By Megha Kaveri Puthucode Sreeram
‘Peace’ is not a word with a single meaning. It has different definitions based on the context. This was one of the prime takeaways of the event ‘From the Personal to the Global – Experiences of Peace from Passionate Young Leaders’ held on Tuesday (November 2, 2021) at the Geneva Peace Week 2021. With five passionate peacebuilders from across the globe and moderated by Tanaka Mhunduru, the session gave five different perspectives of peace.
Opening the panel was Anupah Makoond, who is a peacebuilding practitioner from Mauritius and currently pursuing her Masters in Oxford University. With her experience of working with the community, Anupah said that to her, ‘peace’ is an idea that should be more proactive. “It is problematic that peace has come to be seen as a reactive process as if it exists only in relation to conflict, whereas peace must be proactive in all societies. People keep talking about cost of living, inequalities, quality of air, access to health etc. Even if not explicitly, implicitly people are always talking about peace,” she said, adding that her motive of participating in this event was the hope that at least one person will be interested in the kind of work she does and carry the mantle forward. As a peacebuilder, it is her wish to push the narrative to look beyond ‘peace’ as related to just conflicts and for more diversity in the sector. She highlighted that most of the times, those with the privilege of growing up and living in peaceful regions take ‘peace’ for granted and implored that this should change, moving forward.
The session then split into two breakout rooms. One room had Maria del Pilar Aristizabal from Colombia and Rajendra Senchurey from Nepal, while the other room had Désiré Tuyishemeze from Burundi and Batol Gholami from Afghanistan. The author of this piece attended the breakout room – 1, with panelists from Colombia and Nepal. The discussion in the other room will be available on the Geneva Peace Week website as a recording.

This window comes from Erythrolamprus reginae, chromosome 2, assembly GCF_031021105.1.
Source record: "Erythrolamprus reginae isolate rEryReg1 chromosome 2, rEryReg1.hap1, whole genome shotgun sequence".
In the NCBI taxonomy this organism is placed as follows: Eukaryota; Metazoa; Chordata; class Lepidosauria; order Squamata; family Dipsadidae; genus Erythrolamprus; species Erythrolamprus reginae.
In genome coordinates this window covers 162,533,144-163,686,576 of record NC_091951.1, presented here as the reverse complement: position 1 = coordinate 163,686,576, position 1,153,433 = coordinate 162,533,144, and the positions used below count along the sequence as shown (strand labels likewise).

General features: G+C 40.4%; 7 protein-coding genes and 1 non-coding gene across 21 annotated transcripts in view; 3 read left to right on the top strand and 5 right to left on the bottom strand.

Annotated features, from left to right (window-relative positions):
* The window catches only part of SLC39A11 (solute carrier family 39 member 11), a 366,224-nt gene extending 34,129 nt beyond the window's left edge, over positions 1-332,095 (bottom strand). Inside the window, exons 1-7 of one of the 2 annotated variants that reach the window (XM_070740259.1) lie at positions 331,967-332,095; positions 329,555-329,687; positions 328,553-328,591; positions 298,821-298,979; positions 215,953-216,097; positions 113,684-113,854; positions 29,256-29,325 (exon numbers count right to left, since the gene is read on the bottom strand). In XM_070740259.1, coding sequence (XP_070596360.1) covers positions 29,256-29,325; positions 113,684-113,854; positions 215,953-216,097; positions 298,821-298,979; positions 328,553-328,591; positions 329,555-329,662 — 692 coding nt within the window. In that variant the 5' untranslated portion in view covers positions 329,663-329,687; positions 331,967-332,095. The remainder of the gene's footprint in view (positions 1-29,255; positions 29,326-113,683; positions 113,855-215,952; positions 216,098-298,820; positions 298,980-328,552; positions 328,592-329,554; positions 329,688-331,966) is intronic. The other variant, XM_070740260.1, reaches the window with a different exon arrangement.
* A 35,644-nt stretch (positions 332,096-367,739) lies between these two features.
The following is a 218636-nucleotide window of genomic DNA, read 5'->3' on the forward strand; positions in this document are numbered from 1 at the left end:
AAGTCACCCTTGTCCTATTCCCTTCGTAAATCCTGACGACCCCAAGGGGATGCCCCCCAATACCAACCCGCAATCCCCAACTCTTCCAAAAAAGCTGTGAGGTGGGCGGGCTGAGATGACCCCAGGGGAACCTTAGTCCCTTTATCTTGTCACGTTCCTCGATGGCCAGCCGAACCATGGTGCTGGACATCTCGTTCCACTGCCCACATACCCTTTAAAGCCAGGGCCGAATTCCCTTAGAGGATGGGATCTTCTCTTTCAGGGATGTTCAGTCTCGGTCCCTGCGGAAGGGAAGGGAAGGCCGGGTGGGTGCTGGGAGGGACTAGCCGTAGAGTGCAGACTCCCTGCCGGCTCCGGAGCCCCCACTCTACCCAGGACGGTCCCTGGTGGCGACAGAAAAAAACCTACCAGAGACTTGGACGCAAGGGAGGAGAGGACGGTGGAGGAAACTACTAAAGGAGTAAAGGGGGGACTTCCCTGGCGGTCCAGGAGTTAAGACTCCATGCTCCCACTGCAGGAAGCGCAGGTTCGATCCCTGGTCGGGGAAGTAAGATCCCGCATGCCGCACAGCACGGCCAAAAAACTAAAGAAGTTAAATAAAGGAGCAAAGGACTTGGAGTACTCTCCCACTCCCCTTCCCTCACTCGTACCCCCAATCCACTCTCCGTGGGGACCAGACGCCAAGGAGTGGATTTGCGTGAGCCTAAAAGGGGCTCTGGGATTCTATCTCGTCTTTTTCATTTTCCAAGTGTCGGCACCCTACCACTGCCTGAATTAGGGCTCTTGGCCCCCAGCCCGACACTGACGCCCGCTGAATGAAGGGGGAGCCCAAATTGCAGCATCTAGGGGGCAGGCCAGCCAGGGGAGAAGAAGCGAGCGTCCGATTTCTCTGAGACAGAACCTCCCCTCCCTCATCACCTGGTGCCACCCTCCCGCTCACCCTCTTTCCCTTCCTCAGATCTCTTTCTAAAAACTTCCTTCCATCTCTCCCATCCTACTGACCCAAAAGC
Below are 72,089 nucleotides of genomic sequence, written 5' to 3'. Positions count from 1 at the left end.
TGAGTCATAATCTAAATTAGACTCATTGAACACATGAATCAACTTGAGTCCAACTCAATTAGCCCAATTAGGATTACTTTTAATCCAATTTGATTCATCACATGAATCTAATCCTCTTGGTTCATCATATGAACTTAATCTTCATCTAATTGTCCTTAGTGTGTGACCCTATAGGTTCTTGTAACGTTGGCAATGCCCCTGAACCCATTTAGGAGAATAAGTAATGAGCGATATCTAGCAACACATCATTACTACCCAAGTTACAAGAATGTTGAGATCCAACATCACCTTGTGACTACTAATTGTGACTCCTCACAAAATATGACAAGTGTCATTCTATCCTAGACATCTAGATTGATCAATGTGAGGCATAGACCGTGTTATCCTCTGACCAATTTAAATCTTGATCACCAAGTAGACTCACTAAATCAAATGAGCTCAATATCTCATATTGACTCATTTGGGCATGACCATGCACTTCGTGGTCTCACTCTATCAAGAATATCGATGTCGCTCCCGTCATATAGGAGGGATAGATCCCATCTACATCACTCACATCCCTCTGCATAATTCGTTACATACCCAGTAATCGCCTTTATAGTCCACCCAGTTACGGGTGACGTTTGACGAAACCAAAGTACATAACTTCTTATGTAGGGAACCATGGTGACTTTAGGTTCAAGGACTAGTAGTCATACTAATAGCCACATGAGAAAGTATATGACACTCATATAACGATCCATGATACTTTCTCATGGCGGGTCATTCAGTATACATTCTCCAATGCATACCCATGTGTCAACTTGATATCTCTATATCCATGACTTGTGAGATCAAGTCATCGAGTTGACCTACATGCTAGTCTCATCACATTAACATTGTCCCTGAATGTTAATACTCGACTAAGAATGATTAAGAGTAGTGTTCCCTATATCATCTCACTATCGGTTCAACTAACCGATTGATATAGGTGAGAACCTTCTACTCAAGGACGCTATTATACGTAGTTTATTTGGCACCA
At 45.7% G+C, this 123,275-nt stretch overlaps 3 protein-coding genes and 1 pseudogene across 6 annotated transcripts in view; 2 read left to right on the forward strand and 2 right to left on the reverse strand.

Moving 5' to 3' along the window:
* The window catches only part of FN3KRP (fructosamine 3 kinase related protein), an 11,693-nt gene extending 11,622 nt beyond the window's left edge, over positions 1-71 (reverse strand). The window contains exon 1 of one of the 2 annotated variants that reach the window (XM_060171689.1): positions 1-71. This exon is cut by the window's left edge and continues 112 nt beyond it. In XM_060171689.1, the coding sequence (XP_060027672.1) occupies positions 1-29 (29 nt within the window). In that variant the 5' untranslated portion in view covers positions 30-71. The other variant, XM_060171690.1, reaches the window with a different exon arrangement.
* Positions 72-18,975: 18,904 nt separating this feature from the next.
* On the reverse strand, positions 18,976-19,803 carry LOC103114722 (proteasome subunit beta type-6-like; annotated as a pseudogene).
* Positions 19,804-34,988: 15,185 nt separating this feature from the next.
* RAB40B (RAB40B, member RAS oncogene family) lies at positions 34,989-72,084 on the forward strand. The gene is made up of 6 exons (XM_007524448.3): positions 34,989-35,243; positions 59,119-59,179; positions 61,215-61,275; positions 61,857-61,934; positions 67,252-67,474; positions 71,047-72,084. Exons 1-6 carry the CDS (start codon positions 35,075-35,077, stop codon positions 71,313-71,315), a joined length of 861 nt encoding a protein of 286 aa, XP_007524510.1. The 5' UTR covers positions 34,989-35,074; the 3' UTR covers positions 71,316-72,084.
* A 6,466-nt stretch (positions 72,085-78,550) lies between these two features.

In room 1, Maria del Pilar, the Founder and CEO of Life Academy, spoke about her motivation to start an organisation to work with teenagers in Colombia. The loss of her friend of 10 years to suicide prompted her to think about the change she wanted to create in the society. “In my healing process, I founded Life Academy which helps young people to prevent suicides in Colombia and nearby countries. We should empower young people with tools to understand how powerful they are,” she said. Life Academy is now an integral part of the school curriculum in Colombia, to help young people deal with life and the mixed experiences that are inherent in it. When asked about how difficult it was to convince the government about Life Academy’s work and the need to work with teenagers, Maria del Pilar replied that she didn’t know it was that difficult until she put her feet in it. “I just took the data on suicides with me to show them and told them that I can change it,” she said. Adding that it is important and challenging to equip teenagers with healthy knowledge about emotions and the power of dreams, Maria said, “They are in that part of life when they are trying to figure things out. When you start treating young people like they are aware of their opinions and respect what they want, that changes a lot of things. We also need to focus on the hatred they have on themselves (due to their age).”
Rajendra Senchurey, meanwhile, opened his talk with a story from his own life – About how he changed his surname in an attempt to hide his identity as a Dalit (also called ‘untouchables’). However, he soon realised that concealing his name will not prevent the caste-based discrimination that he will be subjected to.
Speaking against caste-based discrimination in countries like Nepal, Rajendra said that this type of discrimination must be annihilated. “Unless everyone embraces each other, we cannot harvest the fruits of diversity. There are identity-based conflicts around the world and that shouldn’t be the case. This is not taken seriously by our policymakers,” he added. To a question on how to eradicate caste-based discrimination, Rajendra said that the approach towards it needs to be multi-pronged. “Education is the first and foremost way to inculcate the values of equality. Empowerment of marginalised people -socially, economically and politically – is the second in the list. Thirdly, dominant caste people must take steps to embrace equality and practice it in real life,” he pointed out.
Geneva Peace Week 2021 will be held between November 1st and 5th covering four thematic tracks: Creating a Climate for Collaboration, Moving beyond Securitization, Harnessing the Digital Sphere for Peace, and Confronting inequalities and advancing inclusion, peace, and SDG16. Find more information and registration links here.